Disrupted Fire Regimes of the Canadian Montane Cordillera

Authors: Lori Daniels*, University of British Columbia, Kelsey Copes-Gerbitz, University of British Columbia, Sarah Dickson-Hoyle, University of British Columbia, Alexandra Pogue, University of British Columbia and Forsite Consulting
Topics: Biogeography, Indigenous Peoples
Keywords: dendrochronology, fire regimes, forest dynamics, human impacts, climate change
Session Type: Virtual Paper
Day: 4/7/2021
Start / End Time: 1:30 PM / 2:45 PM
Room: Virtual 9
Presentation File: No File Uploaded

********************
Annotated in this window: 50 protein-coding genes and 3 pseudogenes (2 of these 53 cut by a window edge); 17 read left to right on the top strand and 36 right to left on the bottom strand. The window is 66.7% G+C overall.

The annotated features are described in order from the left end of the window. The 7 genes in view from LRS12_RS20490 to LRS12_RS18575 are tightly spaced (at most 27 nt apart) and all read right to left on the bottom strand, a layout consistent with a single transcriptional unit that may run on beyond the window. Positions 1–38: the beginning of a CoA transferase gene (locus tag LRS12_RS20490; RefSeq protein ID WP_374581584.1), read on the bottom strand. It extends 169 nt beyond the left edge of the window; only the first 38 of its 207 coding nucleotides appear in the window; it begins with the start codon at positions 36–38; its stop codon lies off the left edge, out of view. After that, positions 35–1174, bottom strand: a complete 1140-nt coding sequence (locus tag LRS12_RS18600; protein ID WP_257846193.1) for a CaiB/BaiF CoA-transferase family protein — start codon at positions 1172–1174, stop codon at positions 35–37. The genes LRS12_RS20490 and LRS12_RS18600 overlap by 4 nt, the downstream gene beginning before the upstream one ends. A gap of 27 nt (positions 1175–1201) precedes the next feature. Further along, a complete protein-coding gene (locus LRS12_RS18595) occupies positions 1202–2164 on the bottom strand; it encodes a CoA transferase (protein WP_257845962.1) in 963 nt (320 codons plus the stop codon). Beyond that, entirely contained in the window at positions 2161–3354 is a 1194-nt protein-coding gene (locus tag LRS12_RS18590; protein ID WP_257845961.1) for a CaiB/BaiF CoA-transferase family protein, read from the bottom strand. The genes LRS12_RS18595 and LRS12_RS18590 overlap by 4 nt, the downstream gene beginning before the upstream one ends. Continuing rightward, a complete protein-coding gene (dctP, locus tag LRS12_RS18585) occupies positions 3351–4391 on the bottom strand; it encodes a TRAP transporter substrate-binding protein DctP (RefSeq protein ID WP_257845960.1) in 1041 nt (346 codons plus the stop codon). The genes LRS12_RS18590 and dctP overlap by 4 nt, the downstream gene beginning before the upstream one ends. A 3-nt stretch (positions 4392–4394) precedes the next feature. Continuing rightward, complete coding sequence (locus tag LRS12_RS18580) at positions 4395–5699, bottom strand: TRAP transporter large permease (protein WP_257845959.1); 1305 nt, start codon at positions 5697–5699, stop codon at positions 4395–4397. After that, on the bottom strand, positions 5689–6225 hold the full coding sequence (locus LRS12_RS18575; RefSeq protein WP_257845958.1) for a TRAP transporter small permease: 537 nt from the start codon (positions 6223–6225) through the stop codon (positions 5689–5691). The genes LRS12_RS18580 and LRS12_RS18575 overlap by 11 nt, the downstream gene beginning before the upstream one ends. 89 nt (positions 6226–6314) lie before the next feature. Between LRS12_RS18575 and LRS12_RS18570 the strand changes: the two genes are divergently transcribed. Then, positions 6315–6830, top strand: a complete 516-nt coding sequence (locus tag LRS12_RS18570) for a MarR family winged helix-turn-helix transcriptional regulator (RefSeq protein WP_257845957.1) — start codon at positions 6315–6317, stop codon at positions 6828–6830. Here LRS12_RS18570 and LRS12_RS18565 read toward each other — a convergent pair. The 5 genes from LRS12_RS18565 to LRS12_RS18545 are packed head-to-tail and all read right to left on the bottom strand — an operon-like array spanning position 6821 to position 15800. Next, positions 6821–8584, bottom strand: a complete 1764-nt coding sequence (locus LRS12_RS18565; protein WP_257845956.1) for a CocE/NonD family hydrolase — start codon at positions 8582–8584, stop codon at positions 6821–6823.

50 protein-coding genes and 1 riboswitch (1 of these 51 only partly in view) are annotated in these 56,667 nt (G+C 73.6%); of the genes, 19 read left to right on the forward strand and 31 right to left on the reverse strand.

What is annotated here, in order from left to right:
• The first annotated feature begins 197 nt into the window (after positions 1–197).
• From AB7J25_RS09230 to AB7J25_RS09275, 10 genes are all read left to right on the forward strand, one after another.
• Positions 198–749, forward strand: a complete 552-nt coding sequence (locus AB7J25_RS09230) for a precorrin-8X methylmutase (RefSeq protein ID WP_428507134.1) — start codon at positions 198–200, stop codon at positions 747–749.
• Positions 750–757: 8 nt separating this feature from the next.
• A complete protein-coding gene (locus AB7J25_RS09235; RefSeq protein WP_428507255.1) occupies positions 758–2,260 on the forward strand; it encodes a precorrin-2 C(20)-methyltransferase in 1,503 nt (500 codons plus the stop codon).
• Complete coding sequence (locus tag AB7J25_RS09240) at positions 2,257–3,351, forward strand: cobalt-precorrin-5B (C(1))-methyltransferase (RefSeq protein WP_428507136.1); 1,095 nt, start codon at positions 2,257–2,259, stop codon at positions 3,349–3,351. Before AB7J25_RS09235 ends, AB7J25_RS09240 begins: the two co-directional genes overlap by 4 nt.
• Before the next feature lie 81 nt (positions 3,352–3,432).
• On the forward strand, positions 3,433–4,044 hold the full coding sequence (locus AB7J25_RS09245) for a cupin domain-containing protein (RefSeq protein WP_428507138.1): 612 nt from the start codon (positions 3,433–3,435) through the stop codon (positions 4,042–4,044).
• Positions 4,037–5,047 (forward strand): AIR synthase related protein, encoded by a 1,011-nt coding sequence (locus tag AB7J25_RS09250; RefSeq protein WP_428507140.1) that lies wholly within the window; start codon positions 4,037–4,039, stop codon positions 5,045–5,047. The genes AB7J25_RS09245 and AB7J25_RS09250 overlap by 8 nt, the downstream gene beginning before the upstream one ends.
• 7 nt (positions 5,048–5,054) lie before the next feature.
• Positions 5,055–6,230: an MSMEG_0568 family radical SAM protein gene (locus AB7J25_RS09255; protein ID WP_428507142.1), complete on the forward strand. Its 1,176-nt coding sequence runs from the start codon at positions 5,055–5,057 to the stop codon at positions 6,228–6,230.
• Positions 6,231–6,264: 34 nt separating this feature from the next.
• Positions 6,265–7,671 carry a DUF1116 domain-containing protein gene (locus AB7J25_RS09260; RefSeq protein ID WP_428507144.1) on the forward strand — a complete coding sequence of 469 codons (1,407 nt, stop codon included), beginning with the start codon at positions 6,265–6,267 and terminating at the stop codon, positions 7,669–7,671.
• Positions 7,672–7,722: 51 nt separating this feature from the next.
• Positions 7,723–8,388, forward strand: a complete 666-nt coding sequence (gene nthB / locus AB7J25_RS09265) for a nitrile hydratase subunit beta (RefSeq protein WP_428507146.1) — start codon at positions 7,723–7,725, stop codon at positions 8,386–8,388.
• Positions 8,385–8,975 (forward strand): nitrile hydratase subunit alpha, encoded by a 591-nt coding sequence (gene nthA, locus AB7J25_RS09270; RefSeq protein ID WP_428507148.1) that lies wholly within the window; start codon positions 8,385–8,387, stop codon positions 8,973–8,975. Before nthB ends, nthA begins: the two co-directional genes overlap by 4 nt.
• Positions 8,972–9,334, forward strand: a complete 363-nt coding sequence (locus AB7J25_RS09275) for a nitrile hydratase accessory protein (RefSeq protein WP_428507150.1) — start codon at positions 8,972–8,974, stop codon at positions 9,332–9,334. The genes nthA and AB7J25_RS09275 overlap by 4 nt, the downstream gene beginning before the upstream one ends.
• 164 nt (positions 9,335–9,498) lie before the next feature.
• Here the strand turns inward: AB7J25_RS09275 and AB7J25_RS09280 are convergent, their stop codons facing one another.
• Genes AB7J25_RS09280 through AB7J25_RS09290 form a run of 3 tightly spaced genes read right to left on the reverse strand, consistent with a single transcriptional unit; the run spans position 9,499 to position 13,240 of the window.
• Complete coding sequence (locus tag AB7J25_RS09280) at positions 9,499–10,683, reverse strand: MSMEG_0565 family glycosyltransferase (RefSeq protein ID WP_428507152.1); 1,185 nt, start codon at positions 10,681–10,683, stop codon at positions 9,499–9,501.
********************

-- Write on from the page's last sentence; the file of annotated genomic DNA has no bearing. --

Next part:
Dendroecological reconstructions of historical fire frequency, severity, spatial variability, and extent, corroborated by other lines of evidence, are essential for understanding fire regime drivers and the differences between historical and contemporary regimes. Here we show how new approaches build on traditional analyses of fire scars and forest age structures provide a deeper understanding of the role of wildfire in montane forests of British Columbia and the Canadian Rocky Mountain National Parks. Our fire history reconstructions show that historical fire regimes in montane forests included a mix of frequent lower-severity surface fires and periodic higher-severity crown fires. In many montane forests, lower-severity fires historically burned and scarred trees every 10 to 40 years for several centuries up to the 1900s. Despite the historical frequency of fires and recent periods of suitable climate, these forests last burned causing fire scars 40 to 160 years ago – providing strong evidence of the effects of altered fire regimes during the 20th century. The lack of recent fires is reflected in changes in tree composition and tree density. In absence of surface fires, dense understories of fire-intolerant trees persist, altering forest composition, structure and fuels. We conclude that the exclusion of indigenous cultural burning, followed by the cumulative effects of land-use change, early 19th century logging, even-aged silviculture, and fire suppression during the 20th century have altered the fire regimes and reduced the resilience of Canada’s montane forests.

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